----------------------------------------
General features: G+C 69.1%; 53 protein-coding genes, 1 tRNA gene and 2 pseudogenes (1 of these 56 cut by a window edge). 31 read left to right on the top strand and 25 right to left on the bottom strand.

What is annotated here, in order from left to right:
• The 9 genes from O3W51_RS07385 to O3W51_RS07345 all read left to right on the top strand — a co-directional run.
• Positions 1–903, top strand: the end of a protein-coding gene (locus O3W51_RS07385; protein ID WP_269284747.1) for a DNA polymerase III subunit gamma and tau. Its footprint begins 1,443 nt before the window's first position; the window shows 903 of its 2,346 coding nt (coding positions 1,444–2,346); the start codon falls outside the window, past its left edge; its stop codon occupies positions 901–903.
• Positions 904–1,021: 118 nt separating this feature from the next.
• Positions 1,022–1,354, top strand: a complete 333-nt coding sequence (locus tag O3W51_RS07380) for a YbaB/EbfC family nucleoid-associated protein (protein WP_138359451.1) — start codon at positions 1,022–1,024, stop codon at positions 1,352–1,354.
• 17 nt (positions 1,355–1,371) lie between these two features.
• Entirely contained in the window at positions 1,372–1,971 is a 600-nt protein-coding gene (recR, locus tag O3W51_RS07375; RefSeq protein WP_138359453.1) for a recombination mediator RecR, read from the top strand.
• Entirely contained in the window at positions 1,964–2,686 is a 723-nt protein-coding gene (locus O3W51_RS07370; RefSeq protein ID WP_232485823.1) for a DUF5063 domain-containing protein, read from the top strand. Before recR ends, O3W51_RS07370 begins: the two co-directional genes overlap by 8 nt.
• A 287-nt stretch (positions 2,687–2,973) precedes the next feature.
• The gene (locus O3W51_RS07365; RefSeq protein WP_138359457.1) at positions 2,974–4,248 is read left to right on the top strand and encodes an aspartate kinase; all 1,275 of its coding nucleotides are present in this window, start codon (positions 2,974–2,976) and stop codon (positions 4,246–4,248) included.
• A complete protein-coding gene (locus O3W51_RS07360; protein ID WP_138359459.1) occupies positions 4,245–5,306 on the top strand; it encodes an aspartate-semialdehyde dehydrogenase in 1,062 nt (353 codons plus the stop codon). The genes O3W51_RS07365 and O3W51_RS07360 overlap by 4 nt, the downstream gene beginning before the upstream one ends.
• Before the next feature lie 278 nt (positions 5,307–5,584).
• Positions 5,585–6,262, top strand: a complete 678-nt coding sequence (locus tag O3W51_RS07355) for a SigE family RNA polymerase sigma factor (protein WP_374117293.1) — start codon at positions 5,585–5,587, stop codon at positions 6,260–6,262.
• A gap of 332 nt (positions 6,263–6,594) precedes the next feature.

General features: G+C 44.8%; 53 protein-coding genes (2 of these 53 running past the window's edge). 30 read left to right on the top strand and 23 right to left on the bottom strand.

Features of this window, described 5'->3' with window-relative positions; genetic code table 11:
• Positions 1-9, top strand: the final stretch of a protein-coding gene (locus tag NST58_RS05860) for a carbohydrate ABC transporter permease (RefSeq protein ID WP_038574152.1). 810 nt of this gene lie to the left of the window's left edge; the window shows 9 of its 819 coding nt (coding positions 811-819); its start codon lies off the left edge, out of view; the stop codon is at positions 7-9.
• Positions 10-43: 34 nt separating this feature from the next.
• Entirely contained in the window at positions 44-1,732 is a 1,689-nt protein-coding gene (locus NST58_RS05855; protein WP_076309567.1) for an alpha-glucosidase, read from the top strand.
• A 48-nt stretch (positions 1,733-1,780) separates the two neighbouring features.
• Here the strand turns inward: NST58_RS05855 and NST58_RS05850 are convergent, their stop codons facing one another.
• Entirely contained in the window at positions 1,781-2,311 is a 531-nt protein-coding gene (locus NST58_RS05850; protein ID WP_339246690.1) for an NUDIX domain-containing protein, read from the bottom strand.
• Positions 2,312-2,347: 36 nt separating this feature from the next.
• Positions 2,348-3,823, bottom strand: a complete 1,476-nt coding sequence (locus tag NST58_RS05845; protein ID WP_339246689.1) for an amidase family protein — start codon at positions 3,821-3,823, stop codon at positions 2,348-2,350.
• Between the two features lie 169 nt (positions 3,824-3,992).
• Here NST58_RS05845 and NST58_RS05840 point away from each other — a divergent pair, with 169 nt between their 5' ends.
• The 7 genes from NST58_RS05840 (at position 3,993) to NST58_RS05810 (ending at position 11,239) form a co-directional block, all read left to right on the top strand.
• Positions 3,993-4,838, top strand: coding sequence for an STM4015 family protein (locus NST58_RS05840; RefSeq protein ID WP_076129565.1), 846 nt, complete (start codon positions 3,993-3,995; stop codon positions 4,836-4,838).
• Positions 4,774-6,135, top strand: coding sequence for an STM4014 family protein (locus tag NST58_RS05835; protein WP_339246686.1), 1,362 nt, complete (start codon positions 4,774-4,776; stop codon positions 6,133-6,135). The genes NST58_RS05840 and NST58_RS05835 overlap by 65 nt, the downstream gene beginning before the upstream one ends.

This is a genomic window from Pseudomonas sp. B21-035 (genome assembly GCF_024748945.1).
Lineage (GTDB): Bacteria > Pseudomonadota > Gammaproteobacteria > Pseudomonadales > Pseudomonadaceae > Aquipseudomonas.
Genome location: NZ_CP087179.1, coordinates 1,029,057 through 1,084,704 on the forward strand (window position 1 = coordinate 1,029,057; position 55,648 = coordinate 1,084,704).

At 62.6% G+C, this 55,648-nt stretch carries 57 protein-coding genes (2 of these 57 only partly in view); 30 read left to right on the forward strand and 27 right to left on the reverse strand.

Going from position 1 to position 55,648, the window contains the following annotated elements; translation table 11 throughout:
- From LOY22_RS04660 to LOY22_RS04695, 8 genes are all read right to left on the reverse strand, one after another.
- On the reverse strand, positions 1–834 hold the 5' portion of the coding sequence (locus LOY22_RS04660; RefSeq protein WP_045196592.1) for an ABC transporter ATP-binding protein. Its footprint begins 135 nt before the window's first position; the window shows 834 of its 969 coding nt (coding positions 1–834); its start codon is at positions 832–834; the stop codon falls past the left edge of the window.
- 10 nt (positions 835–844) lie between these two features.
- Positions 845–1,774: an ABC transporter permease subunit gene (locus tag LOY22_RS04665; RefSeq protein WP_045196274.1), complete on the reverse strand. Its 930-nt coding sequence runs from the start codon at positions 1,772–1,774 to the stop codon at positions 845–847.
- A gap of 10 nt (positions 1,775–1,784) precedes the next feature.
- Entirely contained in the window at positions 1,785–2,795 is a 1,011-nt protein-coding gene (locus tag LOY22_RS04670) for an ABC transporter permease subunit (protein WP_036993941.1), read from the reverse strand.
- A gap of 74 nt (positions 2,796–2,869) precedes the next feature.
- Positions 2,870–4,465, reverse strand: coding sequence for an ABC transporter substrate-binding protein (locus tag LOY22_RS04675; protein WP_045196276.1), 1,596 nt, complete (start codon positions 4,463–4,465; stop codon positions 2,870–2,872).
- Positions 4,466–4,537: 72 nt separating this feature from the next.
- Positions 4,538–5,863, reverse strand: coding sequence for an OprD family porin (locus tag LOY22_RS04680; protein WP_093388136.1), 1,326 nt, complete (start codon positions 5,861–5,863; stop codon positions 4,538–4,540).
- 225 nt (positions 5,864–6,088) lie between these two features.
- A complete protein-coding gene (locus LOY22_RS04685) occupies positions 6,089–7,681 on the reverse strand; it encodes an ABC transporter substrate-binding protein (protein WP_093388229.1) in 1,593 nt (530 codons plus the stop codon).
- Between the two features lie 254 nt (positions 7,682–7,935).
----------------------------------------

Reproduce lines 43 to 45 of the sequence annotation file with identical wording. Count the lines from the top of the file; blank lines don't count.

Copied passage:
- Positions 2,870–4,465, reverse strand: coding sequence for an ABC transporter substrate-binding protein (locus tag LOY22_RS04675; protein WP_045196276.1), 1,596 nt, complete (start codon positions 4,463–4,465; stop codon positions 2,870–2,872).
- Positions 4,466–4,537: 72 nt separating this feature from the next.
- Positions 4,538–5,863, reverse strand: coding sequence for an OprD family porin (locus tag LOY22_RS04680; protein WP_093388136.1), 1,326 nt, complete (start codon positions 5,861–5,863; stop codon positions 4,538–4,540).